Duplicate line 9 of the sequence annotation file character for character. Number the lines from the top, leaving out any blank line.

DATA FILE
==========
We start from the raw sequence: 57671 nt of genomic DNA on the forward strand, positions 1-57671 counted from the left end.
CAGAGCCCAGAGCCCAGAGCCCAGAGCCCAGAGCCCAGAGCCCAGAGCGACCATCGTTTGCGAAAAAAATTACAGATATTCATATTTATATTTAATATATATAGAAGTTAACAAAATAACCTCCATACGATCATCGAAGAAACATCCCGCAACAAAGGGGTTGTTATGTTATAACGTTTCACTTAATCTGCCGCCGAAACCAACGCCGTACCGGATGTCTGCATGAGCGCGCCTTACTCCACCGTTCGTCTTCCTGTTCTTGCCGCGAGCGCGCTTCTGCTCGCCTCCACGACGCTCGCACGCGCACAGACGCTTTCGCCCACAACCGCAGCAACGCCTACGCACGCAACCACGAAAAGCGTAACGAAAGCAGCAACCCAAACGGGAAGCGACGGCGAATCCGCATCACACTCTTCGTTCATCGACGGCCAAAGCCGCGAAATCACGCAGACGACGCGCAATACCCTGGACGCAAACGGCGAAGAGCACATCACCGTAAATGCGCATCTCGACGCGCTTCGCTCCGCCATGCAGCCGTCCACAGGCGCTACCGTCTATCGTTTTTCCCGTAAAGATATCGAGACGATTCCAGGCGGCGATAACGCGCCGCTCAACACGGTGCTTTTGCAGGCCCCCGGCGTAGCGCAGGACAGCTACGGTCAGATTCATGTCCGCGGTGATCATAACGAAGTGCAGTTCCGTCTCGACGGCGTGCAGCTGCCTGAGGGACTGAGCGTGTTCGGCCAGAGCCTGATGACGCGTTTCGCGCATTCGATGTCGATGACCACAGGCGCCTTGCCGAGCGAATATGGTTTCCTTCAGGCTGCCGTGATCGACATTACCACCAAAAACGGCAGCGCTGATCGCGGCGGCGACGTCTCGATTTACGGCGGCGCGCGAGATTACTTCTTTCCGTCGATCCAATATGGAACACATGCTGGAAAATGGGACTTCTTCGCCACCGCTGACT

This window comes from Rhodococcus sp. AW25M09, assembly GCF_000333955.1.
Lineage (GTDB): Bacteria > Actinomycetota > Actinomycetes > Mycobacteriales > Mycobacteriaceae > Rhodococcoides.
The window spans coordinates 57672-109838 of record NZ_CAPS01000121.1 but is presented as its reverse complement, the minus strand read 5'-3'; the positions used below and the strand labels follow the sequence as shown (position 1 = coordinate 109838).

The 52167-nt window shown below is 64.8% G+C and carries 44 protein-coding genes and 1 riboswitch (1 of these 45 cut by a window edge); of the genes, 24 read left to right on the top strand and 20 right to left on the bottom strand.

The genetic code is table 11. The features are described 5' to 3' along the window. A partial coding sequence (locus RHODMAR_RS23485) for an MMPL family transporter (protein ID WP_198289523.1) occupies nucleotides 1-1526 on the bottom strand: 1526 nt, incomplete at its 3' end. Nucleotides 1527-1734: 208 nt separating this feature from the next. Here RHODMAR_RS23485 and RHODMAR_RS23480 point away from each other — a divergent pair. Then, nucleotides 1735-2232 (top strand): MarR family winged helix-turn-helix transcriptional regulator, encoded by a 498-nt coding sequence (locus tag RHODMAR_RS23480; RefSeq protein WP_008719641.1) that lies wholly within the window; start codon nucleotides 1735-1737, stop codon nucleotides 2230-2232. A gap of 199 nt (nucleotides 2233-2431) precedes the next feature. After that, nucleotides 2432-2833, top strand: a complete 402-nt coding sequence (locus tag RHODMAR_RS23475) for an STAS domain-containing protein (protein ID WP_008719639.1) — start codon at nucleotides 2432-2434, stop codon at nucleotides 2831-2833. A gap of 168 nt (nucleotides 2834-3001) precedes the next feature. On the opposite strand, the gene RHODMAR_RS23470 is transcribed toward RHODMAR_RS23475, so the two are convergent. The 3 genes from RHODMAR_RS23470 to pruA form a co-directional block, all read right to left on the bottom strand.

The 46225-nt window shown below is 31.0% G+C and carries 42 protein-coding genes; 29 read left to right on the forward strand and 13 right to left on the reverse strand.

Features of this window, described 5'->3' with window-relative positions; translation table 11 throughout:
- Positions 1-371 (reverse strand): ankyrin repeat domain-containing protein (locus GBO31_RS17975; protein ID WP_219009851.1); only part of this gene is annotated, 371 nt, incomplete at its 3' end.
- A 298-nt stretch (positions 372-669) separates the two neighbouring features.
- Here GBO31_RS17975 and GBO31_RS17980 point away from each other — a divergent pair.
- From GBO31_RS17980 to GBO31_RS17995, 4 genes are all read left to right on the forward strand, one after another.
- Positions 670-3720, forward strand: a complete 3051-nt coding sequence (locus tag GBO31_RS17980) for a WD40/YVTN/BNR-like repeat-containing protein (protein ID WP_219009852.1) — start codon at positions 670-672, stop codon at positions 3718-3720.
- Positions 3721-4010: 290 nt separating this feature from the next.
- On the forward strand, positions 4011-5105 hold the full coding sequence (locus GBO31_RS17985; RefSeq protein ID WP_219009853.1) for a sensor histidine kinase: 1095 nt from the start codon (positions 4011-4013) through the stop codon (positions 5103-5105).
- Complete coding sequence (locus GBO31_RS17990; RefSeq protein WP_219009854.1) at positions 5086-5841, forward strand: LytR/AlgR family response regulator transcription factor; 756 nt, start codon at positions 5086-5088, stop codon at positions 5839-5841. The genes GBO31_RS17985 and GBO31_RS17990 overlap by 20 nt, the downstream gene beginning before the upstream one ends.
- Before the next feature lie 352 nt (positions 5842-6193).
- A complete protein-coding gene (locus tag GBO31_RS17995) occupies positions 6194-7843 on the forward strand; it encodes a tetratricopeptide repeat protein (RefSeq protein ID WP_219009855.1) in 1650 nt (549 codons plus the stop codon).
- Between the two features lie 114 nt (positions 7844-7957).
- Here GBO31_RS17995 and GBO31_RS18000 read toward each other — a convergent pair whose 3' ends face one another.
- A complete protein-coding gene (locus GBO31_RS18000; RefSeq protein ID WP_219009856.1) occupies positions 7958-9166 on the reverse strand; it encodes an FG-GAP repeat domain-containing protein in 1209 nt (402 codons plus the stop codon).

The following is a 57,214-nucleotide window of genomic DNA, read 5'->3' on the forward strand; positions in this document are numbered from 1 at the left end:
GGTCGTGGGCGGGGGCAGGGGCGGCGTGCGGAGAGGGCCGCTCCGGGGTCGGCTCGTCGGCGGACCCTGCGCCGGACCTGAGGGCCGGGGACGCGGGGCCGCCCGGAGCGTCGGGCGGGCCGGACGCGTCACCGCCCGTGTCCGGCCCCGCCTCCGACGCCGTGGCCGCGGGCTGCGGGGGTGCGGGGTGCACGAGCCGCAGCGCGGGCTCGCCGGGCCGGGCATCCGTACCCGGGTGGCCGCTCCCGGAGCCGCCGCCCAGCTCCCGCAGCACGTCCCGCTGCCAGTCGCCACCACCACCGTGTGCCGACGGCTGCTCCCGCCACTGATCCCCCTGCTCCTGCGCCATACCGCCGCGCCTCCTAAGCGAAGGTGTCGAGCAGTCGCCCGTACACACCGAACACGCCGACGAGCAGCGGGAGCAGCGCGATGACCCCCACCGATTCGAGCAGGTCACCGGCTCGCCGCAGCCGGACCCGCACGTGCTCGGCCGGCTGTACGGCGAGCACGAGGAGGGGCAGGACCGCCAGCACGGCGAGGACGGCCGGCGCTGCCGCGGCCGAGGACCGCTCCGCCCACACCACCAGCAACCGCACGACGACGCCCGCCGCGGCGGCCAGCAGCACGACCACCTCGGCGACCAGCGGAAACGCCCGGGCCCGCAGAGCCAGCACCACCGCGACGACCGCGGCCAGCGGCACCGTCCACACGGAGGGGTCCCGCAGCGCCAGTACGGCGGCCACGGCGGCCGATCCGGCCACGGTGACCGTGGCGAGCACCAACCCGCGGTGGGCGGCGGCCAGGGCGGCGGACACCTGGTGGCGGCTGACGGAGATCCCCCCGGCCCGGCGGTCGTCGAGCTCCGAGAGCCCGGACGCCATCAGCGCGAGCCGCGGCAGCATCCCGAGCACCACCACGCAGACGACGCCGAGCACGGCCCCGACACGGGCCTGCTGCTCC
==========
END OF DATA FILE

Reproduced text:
Features of this window, described 5'->3' with window-relative positions; translation table 11 throughout: